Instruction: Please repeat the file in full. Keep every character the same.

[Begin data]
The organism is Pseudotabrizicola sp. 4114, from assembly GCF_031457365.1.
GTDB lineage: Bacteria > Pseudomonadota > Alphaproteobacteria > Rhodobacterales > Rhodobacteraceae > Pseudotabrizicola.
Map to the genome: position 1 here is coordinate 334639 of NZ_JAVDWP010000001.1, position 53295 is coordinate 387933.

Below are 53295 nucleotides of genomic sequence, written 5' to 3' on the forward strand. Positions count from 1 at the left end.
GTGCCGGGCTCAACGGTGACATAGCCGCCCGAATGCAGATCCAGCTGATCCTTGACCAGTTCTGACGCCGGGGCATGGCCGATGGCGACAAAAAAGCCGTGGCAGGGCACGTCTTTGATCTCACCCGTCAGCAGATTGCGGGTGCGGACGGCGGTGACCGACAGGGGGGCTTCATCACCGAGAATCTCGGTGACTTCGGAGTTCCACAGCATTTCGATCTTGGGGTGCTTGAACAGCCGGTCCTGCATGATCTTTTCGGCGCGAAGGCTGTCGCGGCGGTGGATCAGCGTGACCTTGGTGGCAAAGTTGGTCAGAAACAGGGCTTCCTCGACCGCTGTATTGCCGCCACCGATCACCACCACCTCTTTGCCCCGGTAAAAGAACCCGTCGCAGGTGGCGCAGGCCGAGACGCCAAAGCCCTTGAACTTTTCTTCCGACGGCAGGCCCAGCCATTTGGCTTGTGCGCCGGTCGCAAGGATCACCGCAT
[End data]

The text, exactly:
The organism is Pseudotabrizicola sp. 4114, from assembly GCF_031457365.1.
GTDB lineage: Bacteria > Pseudomonadota > Alphaproteobacteria > Rhodobacterales > Rhodobacteraceae > Pseudotabrizicola.
Map to the genome: position 1 here is coordinate 334639 of NZ_JAVDWP010000001.1, position 53295 is coordinate 387933.

Below are 53295 nucleotides of genomic sequence, written 5' to 3' on the forward strand. Positions count from 1 at the left end.
GTGCCGGGCTCAACGGTGACATAGCCGCCCGAATGCAGATCCAGCTGATCCTTGACCAGTTCTGACGCCGGGGCATGGCCGATGGCGACAAAAAAGCCGTGGCAGGGCACGTCTTTGATCTCACCCGTCAGCAGATTGCGGGTGCGGACGGCGGTGACCGACAGGGGGGCTTCATCACCGAGAATCTCGGTGACTTCGGAGTTCCACAGCATTTCGATCTTGGGGTGCTTGAACAGCCGGTCCTGCATGATCTTTTCGGCGCGAAGGCTGTCGCGGCGGTGGATCAGCGTGACCTTGGTGGCAAAGTTGGTCAGAAACAGGGCTTCCTCGACCGCTGTATTGCCGCCACCGATCACCACCACCTCTTTGCCCCGGTAAAAGAACCCGTCGCAGGTGGCGCAGGCCGAGACGCCAAAGCCCTTGAACTTTTCTTCCGACGGCAGGCCCAGCCATTTGGCTTGTGCGCCGGTCGCAAGGATCACCGCAT